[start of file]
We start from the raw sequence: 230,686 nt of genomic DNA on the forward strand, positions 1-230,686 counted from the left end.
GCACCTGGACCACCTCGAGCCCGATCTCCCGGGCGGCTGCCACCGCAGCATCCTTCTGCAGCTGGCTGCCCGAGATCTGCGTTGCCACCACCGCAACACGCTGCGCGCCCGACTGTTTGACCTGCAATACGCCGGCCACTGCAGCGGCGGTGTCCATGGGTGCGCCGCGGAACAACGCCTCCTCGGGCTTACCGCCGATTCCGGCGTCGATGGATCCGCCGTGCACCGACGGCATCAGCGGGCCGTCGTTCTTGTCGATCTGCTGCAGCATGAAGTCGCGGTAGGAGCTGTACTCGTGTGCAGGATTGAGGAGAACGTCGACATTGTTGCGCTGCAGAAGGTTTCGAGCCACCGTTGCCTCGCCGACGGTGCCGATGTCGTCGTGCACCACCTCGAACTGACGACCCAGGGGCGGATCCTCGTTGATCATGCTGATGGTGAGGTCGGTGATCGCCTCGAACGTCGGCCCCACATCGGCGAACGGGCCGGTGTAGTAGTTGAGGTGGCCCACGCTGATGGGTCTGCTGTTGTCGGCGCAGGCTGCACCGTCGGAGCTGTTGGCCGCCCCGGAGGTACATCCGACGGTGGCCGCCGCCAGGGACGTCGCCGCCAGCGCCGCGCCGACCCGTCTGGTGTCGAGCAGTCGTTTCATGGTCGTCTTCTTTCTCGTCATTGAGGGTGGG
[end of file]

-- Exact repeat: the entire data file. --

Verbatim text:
We start from the raw sequence: 230,686 nt of genomic DNA on the forward strand, positions 1-230,686 counted from the left end.
GCACCTGGACCACCTCGAGCCCGATCTCCCGGGCGGCTGCCACCGCAGCATCCTTCTGCAGCTGGCTGCCCGAGATCTGCGTTGCCACCACCGCAACACGCTGCGCGCCCGACTGTTTGACCTGCAATACGCCGGCCACTGCAGCGGCGGTGTCCATGGGTGCGCCGCGGAACAACGCCTCCTCGGGCTTACCGCCGATTCCGGCGTCGATGGATCCGCCGTGCACCGACGGCATCAGCGGGCCGTCGTTCTTGTCGATCTGCTGCAGCATGAAGTCGCGGTAGGAGCTGTACTCGTGTGCAGGATTGAGGAGAACGTCGACATTGTTGCGCTGCAGAAGGTTTCGAGCCACCGTTGCCTCGCCGACGGTGCCGATGTCGTCGTGCACCACCTCGAACTGACGACCCAGGGGCGGATCCTCGTTGATCATGCTGATGGTGAGGTCGGTGATCGCCTCGAACGTCGGCCCCACATCGGCGAACGGGCCGGTGTAGTAGTTGAGGTGGCCCACGCTGATGGGTCTGCTGTTGTCGGCGCAGGCTGCACCGTCGGAGCTGTTGGCCGCCCCGGAGGTACATCCGACGGTGGCCGCCGCCAGGGACGTCGCCGCCAGCGCCGCGCCGACCCGTCTGGTGTCGAGCAGTCGTTTCATGGTCGTCTTCTTTCTCGTCATTGAGGGTGGG